Friday, August 12, 2011


By Heather Dixon
Random House/Listening Library, 2011. 10 sound discs (ca. 71 min. each). Teen fiction

When the queen dies, the king puts the entire household into mourning. His twelve daughters, who love to dance, are determined to find a way to keep dancing, and magic allows them a way. They find a secret passage to a forest where they can dance. However, the Keeper there seems to have dark secrets, and Azalea, the oldest of the princesses, must find a way to free her family from his grasp before it's too late.

I like the setting and the world described in this story, as well as the language (although I got really, really tired of the words skirts, crinolines, and cravat by the end of the book), but I had a harder time with the plot and the characters. I guess my main problem is that I was never really sold on the girls' need to dance. Keeper is creepy, and I don't understand why they ignored that to go dancing. Maybe someone who dances would understand, and I don't, but honestly, where's their sense of self-preservation? Or common sense? Or any inkling that they might be in danger? Since I didn't buy the need to dance, that made it hard for me to get into the rest of the story, because (for a disbelieving reader like me), they either seem really dumb (which doesn't endear them to me) or really young (which makes it hard to accept that the three oldest have romantic entanglements, because they seem too young and therefore the gentlemen pursuing them seem icky for pursuing them and gives the reader an unsettled feeling during the reading). I wonder if I would have liked the book better than the sound recording; although the narrator was good, the sheer time it takes to listen to a book (instead of being able to breeze through reading it in a matter of hours) gave me lots of time to notice and ponder things I didn't like, whereas if I'd read it, maybe I would have been more swept into the story.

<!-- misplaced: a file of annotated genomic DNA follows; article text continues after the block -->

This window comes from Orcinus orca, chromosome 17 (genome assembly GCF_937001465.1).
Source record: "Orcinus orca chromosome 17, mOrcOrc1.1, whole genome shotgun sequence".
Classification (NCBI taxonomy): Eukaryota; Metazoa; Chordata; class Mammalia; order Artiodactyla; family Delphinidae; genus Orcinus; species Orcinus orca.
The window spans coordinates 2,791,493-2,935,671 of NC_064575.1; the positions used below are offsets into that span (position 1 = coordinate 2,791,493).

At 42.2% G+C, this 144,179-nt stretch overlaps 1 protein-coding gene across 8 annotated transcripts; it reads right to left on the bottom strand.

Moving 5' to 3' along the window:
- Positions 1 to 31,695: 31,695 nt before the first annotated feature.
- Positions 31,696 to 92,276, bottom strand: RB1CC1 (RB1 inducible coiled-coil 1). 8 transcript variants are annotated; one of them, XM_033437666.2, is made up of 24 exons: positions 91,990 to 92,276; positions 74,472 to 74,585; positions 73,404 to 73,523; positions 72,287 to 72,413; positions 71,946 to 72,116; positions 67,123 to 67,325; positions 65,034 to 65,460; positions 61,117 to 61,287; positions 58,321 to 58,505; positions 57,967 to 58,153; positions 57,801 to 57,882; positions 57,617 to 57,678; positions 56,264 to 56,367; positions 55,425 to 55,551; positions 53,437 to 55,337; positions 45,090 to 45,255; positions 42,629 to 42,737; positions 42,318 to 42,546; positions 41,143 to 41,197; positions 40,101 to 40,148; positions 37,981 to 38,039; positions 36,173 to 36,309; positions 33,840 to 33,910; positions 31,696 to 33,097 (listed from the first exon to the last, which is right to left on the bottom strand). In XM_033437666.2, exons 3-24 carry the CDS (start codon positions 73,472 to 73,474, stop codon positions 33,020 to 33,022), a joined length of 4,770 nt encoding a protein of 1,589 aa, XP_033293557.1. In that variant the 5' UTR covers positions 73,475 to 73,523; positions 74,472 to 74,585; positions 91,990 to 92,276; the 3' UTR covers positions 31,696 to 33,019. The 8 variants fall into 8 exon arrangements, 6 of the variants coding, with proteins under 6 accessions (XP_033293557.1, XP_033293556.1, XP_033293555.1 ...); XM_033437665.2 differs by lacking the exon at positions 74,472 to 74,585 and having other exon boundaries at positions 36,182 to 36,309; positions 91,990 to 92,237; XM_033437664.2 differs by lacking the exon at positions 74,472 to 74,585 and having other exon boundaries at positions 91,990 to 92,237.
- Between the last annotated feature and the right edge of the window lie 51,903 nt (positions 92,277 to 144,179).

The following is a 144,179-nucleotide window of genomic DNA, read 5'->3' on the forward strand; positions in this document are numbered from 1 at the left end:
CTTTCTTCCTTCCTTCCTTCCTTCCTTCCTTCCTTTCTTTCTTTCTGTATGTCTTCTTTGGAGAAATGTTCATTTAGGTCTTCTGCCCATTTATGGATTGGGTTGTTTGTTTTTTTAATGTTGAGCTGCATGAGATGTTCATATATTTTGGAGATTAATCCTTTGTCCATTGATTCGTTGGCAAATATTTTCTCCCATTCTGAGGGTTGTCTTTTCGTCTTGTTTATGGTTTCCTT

3 stars. Clean read.

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